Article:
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Update process

After building the custom Armbian image, it is post-processed using mender-convert. We collaborated with Mender to extend their solution to support the RockPro64 board, with all extension being released as open-source for other projects to use.

This post-processing creates Mender update artifacts for over-the-air (OTA) updates, as well as a new full disk image for initial flashing on the device, containing four partitions:

Mender architecture

  • bootloader
  • root filesystem A
  • root filesystem B
  • persistent data

The disk image has the Mender client built in. It is executed on demand by the Middleware to update the device.

Mender update process

On the BitBoxBase, only one root filesystem - running the operating system and applications - is active at any given time, e.g. “root filesystem A”. When the update process is started, the new disk image is streamed directly to the non-active root filesystem, e.g. “root filesystem B”. After successful verification of the update signature and completion of the download, the bootloader is configured to boot from the updated “root filesystem B” once. The device is then rebooted.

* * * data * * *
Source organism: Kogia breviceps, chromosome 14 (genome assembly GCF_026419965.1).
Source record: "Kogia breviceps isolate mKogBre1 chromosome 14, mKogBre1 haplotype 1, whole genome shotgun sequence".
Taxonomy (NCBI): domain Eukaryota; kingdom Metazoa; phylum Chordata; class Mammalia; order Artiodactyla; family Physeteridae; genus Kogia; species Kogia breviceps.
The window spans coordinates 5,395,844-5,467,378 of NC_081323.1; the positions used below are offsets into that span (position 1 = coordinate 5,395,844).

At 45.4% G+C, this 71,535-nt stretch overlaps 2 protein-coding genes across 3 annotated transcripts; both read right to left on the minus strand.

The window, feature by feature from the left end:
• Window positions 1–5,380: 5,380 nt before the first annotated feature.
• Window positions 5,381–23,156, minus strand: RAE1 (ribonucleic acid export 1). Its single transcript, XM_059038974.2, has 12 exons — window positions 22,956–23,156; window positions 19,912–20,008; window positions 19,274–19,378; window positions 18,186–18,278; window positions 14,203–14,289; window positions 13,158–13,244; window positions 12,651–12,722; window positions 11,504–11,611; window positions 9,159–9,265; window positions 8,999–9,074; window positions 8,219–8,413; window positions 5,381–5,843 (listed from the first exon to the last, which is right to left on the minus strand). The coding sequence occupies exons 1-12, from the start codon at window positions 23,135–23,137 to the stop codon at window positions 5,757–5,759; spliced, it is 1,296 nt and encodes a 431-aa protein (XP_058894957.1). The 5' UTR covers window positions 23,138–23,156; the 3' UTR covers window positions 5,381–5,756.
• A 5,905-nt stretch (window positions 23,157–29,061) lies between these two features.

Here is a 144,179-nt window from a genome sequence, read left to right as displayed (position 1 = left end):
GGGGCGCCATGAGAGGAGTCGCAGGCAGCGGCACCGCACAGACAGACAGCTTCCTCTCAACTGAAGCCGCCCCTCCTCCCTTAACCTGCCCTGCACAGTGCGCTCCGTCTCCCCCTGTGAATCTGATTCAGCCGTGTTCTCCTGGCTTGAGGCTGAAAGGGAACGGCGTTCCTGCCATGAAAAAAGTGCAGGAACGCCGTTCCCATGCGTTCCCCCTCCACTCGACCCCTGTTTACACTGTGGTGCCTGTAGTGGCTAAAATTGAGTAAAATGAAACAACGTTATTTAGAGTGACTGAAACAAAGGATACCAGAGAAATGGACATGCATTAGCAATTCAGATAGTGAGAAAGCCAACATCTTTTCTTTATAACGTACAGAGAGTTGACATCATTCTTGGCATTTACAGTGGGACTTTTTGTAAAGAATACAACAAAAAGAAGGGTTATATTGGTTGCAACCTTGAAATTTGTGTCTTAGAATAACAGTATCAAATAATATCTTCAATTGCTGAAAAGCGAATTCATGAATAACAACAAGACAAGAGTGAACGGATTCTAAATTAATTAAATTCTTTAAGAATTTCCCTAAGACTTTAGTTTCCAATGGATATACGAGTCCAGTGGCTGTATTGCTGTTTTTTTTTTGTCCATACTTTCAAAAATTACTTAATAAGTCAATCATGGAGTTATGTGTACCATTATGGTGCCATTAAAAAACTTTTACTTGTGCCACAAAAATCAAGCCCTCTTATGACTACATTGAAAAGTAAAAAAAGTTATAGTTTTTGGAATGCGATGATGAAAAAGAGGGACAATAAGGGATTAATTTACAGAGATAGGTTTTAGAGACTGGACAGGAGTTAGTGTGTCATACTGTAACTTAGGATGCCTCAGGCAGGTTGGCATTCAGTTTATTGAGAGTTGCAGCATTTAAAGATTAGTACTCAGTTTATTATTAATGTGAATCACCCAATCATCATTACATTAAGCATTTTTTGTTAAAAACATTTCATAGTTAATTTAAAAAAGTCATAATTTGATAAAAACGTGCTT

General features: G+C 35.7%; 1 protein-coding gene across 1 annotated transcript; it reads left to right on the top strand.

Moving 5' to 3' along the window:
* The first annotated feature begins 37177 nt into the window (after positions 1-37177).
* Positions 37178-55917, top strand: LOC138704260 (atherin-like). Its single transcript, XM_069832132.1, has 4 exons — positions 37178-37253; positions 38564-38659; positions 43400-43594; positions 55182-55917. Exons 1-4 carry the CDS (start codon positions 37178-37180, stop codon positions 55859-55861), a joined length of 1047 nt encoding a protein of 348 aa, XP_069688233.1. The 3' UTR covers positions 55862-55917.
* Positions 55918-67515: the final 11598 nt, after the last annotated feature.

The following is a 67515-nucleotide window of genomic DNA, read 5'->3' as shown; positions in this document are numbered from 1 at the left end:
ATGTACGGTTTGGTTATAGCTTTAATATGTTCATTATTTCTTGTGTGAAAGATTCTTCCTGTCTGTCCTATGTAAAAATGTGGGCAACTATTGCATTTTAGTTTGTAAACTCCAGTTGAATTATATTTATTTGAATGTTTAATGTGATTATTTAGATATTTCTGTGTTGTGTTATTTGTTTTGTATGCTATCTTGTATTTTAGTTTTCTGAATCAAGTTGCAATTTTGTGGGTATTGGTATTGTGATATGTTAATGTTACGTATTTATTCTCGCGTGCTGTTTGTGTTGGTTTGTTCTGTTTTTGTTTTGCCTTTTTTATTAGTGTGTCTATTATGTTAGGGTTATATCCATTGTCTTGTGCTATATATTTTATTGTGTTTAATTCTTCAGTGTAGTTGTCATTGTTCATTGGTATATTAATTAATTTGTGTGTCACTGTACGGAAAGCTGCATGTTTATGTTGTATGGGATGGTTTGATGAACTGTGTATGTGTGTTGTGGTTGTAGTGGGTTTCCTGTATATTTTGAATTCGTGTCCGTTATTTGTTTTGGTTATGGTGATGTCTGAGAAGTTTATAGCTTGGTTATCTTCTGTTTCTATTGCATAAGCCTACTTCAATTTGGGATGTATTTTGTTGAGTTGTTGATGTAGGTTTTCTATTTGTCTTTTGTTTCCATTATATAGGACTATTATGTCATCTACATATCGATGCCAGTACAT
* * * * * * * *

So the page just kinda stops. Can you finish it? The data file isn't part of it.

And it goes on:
The BitBoxBase now boots into the updated “root filesystem B”, where various custom checks can be performed. If everything works as expected, the updated “root filesystem B” is commited to the bootloader as the new active partition.

If the device is unable to boot, or if application-level checks fail after the update, the system automatically falls back to booting to the previous “root filesystem A”, which was working before the update. This process makes it very unlikely that a device will end up in a state that can’t be fixed using further OTA update.

See additional information on https://mender.io/overview/solution

RPC communication

The update process involves the BitBoxApp communicating with the Base Middlware over RPCs.

Update RPC communication diagram